BlackKarasinski
Another way round the problem of keeping the short rate positive is to take exponentials. and additionally is always positive. Correspondingly each T bond forward rate process has a volatility σi (t.
5. This model is still HJM consistent. T ). the bond price P (t. T ) = −σt rt B(t. Explicitly: BlackKarasinski model The process Xt is
dXt = σt dWt + (θt − αt Xt )dt. Wn (t). This model is an extension of the BlackDermanToy model and starts by taking Xt to be the general OU process of the Vasicek model. . and to have strong correlations with some bonds and weaker correla
.5. T ). A multifactor model involves driving the various processes by a collection of independent Brownian motions. T ) = σt rt D(t. We also know that T Xt is normally distributed. we will have n Brownian motions to work with: W1 (t). . T ) +
0
θs D(s. The rate itself also drifts towards a mean.
So the logarithm of the rate drifts towards the current mean of θt /αt .5. t. This allows different bonds to depend on external ‘shocks’ in different ways. that is. and αt are deterministic functions of time. The instantaneous rate rt is then assumed to be
rt = exp(Xt ). t rs ds is awkward to examine analytically. T ). More details of such models are in section 6. In an nfactor model. that assumption is too coarse.
As usual.3. For many applications. T )ds. MULTIFACTOR HJM
123
CoxIngersollRoss in HJM terms and with
√ σ(t. T ) = exp −g(rt . T ) for each Brownian factor Wi (t). However. T ) which generates a singlefactor HJM model which has the same instantaneous rate as given above. especially if we are trying to price something which depends on the difference of two points on the yield curve. T ) = r0 D(0.5 Multifactor HJM
The drawback of the singlefactor model is that all the increments in the bond prices are perfectly correlated. θt .
where σt . so that rt is lognormal.
T
f (0. T ) has the form P (t.
That is. T )ds. n is 1. t)ds. The instantaneous rate rt = f (t. u)du. where Σi (t. T ) +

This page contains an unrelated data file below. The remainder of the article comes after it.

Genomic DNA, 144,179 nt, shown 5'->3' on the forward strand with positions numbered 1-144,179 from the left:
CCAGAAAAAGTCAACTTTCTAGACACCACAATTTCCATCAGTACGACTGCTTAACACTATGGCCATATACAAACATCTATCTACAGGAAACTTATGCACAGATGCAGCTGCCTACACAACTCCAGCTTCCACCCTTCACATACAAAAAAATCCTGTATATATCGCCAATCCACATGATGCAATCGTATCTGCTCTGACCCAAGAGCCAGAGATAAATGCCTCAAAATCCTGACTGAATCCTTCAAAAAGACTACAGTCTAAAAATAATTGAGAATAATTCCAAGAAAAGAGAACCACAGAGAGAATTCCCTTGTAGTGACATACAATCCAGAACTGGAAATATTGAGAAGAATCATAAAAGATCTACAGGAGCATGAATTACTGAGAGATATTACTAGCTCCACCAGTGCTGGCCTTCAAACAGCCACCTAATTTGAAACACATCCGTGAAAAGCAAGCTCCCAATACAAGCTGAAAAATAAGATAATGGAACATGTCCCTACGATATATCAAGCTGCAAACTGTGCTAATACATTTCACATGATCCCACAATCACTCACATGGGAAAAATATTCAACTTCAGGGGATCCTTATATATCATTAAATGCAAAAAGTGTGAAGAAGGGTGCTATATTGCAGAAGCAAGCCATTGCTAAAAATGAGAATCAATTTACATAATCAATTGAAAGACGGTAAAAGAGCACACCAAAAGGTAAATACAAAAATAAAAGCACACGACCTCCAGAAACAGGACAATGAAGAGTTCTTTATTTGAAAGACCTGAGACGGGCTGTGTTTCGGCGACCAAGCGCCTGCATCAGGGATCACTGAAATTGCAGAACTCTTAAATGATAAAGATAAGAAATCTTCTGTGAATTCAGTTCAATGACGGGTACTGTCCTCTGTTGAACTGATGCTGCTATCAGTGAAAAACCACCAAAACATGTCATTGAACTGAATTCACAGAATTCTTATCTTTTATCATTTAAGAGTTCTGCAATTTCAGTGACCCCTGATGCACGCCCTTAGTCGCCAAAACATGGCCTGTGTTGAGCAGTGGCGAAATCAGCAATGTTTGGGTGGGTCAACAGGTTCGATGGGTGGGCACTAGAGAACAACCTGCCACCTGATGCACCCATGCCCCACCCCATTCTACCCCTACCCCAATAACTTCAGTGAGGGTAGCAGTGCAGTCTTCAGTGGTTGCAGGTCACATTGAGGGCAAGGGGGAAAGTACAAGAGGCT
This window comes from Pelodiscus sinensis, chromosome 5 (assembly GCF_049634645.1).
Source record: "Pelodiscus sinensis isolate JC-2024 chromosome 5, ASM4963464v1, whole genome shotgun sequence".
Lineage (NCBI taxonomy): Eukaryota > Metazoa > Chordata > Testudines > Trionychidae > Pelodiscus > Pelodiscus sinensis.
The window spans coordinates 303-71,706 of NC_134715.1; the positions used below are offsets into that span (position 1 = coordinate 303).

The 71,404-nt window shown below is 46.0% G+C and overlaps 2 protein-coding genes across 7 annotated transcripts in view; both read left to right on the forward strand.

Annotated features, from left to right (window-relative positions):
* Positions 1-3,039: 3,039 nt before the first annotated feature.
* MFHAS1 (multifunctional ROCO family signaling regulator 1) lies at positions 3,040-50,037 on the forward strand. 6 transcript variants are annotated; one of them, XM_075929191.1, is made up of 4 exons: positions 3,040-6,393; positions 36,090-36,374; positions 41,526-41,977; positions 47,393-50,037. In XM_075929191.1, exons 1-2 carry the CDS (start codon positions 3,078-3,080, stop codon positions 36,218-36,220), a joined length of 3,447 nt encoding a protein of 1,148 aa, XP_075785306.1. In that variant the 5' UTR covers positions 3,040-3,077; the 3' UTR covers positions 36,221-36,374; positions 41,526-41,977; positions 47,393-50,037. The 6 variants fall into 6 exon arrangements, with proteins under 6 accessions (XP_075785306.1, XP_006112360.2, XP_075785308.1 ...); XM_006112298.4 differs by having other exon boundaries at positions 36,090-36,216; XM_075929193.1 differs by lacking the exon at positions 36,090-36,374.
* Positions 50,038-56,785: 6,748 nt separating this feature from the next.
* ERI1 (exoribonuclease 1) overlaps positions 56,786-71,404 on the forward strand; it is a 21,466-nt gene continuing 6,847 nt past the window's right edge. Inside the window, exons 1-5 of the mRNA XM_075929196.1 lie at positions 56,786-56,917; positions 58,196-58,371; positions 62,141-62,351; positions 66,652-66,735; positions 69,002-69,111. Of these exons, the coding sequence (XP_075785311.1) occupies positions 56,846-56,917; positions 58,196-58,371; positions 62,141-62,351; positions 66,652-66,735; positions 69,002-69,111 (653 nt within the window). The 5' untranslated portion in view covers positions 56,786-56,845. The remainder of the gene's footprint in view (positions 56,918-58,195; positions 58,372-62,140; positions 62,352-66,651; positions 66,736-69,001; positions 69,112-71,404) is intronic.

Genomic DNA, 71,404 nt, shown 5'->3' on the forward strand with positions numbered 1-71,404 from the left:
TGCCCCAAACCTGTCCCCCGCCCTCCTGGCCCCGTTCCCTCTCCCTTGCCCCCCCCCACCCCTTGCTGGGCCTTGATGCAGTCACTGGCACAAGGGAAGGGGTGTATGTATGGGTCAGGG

i=1
σi (s.
In the singlefactor model. but with one difference. t)dWi (s) +
α(s.
which is to say that the forward process starts with initial value f (0. T ) and f (t.
This is just as in the singlefactor case. is deterministic and satisﬁes the condition T that 0 f (0. u)dWi (t)
• each volatility σi has ﬁnite expectation E
du. T 0 u 0 σi (t. as a
. the total instantaneous square volatility of f (t. we need a version of the CameronMartinGirsanov theorem for higher dimensions (section 6. u)dtdu. Multifactor HJM: market completeness conditions (1) It is required that
• there exist previsible processes γi (t). T )dt and 0 α(t. • the drift α has ﬁnite integral
T 0 u 0 α(t. t) +
i=1
σi (s. f (0. T ) F previsible and their integrals T 2 T 0 σi (t. T ). S). i=1 n
and
i=1
σi (t.
To make the discounted bond prices into martingales. and the correlation of the changes in the forward rates of the T bond and S bond is exactly one. such that
1 • the expectation E exp 2 T 0 2 γi (t)dt is ﬁnite. T ) and α(t. u)du < ∞.124
CHAPTER 5. INTEREST RATES
tions with others. T )σi (t. The general form of the multifactor HJM model is
n t 0 t
f (t. T ) = f (0. similarly to before as
n t 0 t
rt = f (0. T ). S) are respectively
n 2 σi (t. t) can be written. • the initial forward curve. T ) and is driven by various Brownian terms and a drift. T )dWi (s) +
α(s.3). T ). The drift is now allowed n ‘dimensions of freedom’ away from its riskneutral value. The conditions we need for this to work are shown in the two boxes. From this.
0
0 ≤ t ≤ T. for 1 ≤ i ≤ n. the processes σi (t. T ) is the T integral − t σi (t. and and the covariance of the increments of the two forward rates f (t.
0